What is Serotonin and How Does It Affect the Body?
Hormones and neurotransmitters are fascinating chemicals that govern a wide variety of bodily functions. As long as they remain in balance, things go well, but too much or too little can cause many unpleasant symptoms and disrupt important biological processes. One of the more important neurotransmitters is serotonin.
What is Serotonin?
Serotonin (5-hydroxytryptamine or 5-HT), first isolated in 1948, is a chemical that acts as a neurotransmitter in the human body. Neurotransmitters are the “messengers” in the nervous system and brain, transmitting signals that cause a variety of different processes such as hormone secretion and muscle activity to occur. Most scientists believe serotonin is a neurotransmitter, while others feel it may be a hormone. Although I knew about serotonin in the brain and its effects on mood, I didn't realize it was also so important to gut function and other biological processes.
Where Do You Find Serotonin?
Serotonin is found primarily in the brain, bowels and blood platelets. Manufactured by the brain and intestines, 80 to 90 percent of the body's serotonin is found in the gastrointestinal tract. The brain also produces serotonin, but only for its own use. The body makes serotonin from the amino acid tryptophan by combining it with a chemical reactor called tryptophan hydroxylase. There is a physical barrier between the blood and brain that serotonin cannot cross, which is why the brain produces its own supply.
What Does Serotonin Do?
Research indicates this chemical is important in regulating mood, and that it can affect appetite, digestion, memory, sexual desire and function, sleep and social behavior . People who are depressed often have low serotonin levels, although scientists have not determined whether the low levels are a cause of depression or a result of a depressed mood. Serotonin may also play a role in obesity and Parkinson's disease. Some drugs used in treating depression, nausea and migraine alter serotonin levels, and serotonin levels in the body can also be increased by diet, exercise, light (such as sunlight) and mood induction – using environmental cues to change people's moods (Source).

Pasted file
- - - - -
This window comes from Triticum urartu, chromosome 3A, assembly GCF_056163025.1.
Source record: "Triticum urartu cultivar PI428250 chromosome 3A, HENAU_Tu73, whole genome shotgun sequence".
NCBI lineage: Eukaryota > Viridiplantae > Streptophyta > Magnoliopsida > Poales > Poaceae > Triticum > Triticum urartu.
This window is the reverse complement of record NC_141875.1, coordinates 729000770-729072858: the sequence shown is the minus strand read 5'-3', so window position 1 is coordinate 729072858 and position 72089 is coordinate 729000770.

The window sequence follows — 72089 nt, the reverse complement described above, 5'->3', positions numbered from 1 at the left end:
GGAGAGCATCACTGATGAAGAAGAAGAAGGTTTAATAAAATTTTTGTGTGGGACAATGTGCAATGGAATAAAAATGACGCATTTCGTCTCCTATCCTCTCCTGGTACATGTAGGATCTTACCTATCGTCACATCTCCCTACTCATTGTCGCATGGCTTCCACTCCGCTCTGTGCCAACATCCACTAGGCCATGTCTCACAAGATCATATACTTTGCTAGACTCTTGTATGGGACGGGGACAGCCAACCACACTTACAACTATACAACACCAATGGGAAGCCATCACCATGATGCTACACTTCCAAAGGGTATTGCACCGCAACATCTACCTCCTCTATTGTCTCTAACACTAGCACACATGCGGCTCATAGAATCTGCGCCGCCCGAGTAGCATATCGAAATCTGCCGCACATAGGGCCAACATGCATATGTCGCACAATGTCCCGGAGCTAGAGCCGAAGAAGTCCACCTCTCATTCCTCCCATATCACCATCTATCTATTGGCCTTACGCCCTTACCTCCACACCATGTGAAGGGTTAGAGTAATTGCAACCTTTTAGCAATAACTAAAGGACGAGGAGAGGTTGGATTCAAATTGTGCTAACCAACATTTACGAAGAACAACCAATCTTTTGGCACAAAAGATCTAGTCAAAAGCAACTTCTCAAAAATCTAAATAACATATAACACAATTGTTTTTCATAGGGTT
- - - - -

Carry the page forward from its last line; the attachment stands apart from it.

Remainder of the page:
Serotonin transmits or relays signals between nerve cells (neurons) and regulates their intensity. Too much serotonin, which can occur in a condition called serotonin syndrome, can lead to excessive nerve activity and can be life-threatening. Too little serotonin means nerves don't function at optimum levels. It is difficult for researchers to study serotonin, because it requires the ability to unravel complex biological activities within the nervous system in real time. For example, serotonin in the blood can be measured, but serotonin in the brain cannot be measured, and researchers don't know whether blood levels reflect levels in the brain.
Diseases and Treatments